Note: In this release attacking Mayor Lonegan, Assemblyman Cohen discusses various Federal Government relief efforts -- but not any by this state or any other state.  Cohen does not address why the State of New Jersey should use state tax dollars for what is essentially Foreign Aid particularly at a time when his own party leaders say the state has a Four Billion Dollar deficit.

For Release:
January 7, 2005

Assemblyman Neil M. Cohen

P: (908) 624-0880      



Says Candidate Wrong to Use 'Environmental Holocaust' for Political Gain

(UNION) - Assemblyman Neil M. Cohen today ripped Republican gubernatorial aspirant Steve Lonegan for attempting to politicize the plight of the millions of people suffering in South Asia as a result of last month's devastating tsunami.

Earlier today, Lonegan released a statement critical of legislation Cohen and Assemblyman Upendra Chivukula (D-Somerset) are introducing to provide $1 million in state funds for disaster relief efforts.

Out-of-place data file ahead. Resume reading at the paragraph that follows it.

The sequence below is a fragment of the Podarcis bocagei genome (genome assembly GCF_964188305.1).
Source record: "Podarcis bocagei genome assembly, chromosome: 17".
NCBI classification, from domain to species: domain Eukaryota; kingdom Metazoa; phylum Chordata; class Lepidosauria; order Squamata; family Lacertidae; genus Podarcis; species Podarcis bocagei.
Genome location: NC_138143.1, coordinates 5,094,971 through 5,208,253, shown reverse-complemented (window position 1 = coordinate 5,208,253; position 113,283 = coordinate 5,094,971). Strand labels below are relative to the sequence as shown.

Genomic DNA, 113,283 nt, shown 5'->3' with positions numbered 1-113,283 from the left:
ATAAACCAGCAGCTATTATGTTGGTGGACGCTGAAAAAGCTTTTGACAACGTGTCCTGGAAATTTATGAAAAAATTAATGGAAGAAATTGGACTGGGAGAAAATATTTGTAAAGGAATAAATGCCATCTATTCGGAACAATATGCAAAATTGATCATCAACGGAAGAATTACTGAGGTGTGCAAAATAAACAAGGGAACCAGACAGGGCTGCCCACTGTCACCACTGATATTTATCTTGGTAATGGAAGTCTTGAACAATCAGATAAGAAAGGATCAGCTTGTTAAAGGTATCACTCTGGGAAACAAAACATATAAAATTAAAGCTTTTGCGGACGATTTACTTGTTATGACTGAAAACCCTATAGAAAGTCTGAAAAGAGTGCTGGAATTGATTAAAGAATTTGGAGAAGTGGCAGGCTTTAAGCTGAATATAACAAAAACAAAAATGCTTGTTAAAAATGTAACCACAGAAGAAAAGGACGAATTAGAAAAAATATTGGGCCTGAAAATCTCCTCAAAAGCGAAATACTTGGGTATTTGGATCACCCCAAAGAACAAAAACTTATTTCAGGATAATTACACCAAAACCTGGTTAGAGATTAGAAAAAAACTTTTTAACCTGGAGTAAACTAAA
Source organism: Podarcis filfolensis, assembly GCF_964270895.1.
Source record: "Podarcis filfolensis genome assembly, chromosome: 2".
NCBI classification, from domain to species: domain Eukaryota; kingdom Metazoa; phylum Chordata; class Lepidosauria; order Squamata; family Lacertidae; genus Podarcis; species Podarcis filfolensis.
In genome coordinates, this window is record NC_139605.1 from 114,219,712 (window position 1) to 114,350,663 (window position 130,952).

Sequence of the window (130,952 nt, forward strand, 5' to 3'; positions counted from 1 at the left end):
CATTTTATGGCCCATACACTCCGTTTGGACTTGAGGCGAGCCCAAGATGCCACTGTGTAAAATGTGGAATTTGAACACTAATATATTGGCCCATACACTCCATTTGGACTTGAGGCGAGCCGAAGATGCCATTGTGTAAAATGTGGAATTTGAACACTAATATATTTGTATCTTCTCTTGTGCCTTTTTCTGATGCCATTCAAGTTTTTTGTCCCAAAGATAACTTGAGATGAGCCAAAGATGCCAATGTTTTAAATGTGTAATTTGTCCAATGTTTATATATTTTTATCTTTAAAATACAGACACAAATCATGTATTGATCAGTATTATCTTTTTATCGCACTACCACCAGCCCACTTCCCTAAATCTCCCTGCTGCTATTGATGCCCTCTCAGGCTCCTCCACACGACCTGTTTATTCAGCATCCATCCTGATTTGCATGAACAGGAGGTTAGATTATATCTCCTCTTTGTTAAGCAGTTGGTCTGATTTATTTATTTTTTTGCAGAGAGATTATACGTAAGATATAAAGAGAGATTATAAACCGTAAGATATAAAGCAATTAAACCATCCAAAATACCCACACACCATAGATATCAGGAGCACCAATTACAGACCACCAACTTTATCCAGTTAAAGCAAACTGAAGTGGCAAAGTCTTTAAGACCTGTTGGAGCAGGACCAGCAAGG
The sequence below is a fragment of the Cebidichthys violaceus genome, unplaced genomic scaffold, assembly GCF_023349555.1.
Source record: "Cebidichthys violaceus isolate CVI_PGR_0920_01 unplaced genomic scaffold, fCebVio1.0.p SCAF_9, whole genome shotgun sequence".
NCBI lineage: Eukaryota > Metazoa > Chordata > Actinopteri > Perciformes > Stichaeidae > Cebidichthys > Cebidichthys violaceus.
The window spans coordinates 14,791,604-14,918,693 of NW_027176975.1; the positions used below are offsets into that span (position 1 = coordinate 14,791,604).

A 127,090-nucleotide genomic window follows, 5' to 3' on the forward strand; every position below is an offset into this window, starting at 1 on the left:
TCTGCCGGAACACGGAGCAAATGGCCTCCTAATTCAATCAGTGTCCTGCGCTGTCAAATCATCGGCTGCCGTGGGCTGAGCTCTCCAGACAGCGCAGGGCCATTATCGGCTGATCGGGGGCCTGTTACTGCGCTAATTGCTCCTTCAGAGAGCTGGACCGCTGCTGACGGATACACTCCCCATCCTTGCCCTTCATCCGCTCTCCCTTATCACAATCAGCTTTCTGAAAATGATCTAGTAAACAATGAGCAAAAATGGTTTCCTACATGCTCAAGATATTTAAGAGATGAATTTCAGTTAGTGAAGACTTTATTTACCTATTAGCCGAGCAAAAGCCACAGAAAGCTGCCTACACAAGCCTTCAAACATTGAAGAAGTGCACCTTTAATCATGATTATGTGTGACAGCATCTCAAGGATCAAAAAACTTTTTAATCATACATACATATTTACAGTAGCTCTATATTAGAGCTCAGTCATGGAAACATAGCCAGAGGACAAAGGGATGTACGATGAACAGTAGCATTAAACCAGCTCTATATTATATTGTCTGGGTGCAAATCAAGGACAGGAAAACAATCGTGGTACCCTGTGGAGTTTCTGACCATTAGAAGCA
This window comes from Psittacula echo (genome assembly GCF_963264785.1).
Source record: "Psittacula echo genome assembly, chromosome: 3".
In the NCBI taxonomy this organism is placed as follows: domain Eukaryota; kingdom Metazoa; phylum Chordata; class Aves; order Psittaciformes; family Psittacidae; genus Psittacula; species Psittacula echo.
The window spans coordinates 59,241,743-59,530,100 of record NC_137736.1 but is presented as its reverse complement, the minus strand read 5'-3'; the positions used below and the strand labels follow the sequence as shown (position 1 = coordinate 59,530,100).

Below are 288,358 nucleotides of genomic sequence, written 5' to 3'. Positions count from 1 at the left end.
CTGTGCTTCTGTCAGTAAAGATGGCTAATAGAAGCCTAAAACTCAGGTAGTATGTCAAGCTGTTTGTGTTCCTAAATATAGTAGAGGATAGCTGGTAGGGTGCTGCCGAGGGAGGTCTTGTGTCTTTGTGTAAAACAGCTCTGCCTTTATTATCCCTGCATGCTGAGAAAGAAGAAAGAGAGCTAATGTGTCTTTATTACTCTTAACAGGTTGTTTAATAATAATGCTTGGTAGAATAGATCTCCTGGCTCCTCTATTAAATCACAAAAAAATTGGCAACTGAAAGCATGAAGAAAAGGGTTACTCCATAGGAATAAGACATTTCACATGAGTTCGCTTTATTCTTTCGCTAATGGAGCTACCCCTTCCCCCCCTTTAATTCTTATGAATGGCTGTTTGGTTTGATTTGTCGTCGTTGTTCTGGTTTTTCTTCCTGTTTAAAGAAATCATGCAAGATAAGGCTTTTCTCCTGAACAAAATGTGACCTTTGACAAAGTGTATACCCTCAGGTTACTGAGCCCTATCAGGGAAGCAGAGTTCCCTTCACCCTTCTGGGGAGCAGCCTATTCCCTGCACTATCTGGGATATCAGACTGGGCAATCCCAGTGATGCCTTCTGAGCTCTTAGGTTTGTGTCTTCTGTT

"Candidate Lonegan should be ashamed of himself for trying to turn one of the worst humanitarian disasters in recorded history into a soapbox for him and his campaign," said Cohen.  "His comments are an insult to the hundred of thousands of New Jerseyans of South Asian descent who are concerned for the well-being of loved ones half a world away.  If there ever was a time to put politics aside and do what is right by humanity, it is right now."

Cohen said government has a long tradition augmenting donations by private citizens to disaster victims with additional  humanitarian support.  He noted that history goes back to President Richard Nixon's decision to aid victims of the Biafran famine and continued through Ronald Reagan's donations to victims of the Chernobyl disaster.

"It is ironic that Lonegan thinks that a donation to the tsunami victims amounting to 12 cents from each resident of New Jersey is excessive, but is apparently unwilling to use his right-wing rhetoric to criticize a fiscally-conservative Republican president's planned $350 million contribution," said Cohen.  "Lonegan's complaint bears all the hallmarks of a cheap political stunt orchestrated to boost name recognition."

Cohen concluded by saying Lonegan's comments on the human tragedy reflect a coldness and cruelty unparalleled in New Jersey history.

January 7, 2005